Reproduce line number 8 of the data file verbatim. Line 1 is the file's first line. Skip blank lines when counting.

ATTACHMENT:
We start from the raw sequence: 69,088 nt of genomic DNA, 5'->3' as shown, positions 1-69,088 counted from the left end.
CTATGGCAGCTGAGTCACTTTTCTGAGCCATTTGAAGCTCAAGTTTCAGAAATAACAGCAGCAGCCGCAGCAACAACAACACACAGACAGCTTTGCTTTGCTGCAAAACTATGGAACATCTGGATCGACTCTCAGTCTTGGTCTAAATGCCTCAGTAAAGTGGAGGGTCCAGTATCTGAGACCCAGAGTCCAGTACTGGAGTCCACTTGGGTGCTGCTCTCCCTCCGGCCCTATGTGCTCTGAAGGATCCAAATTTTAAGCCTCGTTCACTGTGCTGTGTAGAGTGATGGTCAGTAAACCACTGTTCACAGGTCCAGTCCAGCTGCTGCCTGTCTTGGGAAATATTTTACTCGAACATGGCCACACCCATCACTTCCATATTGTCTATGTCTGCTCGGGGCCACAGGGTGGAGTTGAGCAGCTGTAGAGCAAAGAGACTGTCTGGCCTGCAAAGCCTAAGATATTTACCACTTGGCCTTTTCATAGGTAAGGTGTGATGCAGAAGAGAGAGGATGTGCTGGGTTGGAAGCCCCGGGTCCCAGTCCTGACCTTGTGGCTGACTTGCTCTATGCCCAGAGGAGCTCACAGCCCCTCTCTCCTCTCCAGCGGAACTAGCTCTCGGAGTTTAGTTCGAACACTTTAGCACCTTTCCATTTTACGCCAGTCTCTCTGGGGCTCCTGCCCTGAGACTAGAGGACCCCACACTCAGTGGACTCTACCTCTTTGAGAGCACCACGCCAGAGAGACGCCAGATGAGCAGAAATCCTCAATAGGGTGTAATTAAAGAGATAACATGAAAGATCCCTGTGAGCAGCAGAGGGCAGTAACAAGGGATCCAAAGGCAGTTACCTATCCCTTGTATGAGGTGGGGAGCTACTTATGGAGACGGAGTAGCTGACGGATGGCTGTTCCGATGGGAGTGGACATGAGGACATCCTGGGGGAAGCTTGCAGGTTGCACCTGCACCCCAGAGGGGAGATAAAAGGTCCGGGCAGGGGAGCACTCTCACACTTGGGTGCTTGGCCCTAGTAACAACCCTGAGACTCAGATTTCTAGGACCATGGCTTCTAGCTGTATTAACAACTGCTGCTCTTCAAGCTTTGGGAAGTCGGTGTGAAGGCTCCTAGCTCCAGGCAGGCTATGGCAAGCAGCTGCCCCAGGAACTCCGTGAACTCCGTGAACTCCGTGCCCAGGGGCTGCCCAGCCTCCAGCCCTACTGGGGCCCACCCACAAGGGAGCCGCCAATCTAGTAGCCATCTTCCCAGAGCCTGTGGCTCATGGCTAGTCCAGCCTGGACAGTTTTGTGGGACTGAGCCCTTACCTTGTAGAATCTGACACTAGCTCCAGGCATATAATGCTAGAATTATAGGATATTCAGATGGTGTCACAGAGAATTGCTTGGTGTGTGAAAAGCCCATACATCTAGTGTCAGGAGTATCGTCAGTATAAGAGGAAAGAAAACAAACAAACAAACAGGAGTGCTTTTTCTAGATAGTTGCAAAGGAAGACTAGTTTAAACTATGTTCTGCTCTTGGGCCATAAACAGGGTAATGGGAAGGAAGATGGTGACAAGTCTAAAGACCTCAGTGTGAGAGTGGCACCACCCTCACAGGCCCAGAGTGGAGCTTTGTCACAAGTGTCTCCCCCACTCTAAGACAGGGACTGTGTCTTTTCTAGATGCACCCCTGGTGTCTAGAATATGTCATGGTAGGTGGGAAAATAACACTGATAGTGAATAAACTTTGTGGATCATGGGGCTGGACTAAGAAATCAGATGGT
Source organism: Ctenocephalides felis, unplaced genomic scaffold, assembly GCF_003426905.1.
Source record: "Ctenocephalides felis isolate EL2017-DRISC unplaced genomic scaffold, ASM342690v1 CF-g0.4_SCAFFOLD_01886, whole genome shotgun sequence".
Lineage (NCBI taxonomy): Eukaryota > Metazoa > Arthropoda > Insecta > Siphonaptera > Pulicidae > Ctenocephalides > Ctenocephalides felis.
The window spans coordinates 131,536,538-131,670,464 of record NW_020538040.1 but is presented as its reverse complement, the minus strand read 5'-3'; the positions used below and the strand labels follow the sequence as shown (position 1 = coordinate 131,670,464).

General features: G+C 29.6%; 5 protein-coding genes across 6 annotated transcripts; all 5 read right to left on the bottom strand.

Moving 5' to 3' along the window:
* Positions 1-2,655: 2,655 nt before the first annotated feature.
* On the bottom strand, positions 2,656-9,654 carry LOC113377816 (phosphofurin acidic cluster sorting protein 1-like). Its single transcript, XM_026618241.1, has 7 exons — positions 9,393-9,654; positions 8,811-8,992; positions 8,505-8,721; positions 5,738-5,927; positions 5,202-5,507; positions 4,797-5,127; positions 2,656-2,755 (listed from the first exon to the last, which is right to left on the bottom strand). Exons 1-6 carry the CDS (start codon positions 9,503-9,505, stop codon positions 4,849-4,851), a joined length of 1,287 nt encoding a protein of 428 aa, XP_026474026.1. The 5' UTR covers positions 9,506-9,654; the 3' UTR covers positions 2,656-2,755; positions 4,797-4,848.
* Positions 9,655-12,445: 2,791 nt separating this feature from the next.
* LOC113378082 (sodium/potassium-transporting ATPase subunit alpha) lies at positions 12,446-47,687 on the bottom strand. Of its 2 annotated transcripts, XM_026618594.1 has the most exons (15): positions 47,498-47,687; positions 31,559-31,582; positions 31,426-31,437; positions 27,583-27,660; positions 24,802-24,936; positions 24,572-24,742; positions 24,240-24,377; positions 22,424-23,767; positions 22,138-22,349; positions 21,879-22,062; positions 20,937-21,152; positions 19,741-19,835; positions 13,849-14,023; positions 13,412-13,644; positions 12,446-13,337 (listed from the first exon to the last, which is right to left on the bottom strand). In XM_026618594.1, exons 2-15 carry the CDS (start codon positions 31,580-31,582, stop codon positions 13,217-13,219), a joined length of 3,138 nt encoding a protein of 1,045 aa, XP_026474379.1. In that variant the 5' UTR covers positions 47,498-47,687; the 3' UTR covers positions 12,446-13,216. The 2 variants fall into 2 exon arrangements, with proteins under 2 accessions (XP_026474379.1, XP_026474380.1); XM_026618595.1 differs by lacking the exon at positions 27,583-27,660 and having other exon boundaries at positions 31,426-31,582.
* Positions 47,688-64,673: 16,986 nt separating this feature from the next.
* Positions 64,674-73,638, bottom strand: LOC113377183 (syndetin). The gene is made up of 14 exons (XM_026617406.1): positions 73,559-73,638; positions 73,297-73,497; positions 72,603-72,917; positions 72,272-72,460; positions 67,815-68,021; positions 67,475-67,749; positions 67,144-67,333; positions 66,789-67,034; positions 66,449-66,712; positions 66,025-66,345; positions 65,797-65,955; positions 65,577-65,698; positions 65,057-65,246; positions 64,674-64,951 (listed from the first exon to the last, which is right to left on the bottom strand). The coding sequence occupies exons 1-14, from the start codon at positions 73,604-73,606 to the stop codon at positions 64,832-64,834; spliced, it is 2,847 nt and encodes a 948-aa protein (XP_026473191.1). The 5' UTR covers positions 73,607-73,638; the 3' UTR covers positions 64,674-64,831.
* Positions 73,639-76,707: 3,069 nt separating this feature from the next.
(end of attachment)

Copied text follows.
Moving 5' to 3' along the window: